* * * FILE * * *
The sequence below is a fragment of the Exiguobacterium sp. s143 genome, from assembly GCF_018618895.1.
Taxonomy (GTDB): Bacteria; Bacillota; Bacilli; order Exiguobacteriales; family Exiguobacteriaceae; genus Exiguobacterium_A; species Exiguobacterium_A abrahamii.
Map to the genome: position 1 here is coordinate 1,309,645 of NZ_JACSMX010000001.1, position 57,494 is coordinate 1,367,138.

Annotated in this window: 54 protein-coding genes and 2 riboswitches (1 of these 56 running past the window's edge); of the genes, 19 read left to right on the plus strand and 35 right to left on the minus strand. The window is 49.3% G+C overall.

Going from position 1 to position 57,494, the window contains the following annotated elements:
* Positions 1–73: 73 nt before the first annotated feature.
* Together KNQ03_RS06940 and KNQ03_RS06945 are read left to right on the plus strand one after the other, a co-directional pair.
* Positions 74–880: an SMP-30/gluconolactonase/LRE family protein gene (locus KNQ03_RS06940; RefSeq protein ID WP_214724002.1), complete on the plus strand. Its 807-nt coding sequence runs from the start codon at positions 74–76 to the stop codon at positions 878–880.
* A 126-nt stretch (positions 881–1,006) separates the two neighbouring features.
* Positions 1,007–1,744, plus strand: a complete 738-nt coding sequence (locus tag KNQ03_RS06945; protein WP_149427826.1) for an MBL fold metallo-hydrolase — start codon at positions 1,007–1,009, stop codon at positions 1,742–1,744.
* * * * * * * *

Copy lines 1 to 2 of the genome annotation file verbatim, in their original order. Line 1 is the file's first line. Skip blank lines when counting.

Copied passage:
The sequence below is a fragment of the Exiguobacterium sp. s143 genome, from assembly GCF_018618895.1.
Taxonomy (GTDB): Bacteria; Bacillota; Bacilli; order Exiguobacteriales; family Exiguobacteriaceae; genus Exiguobacterium_A; species Exiguobacterium_A abrahamii.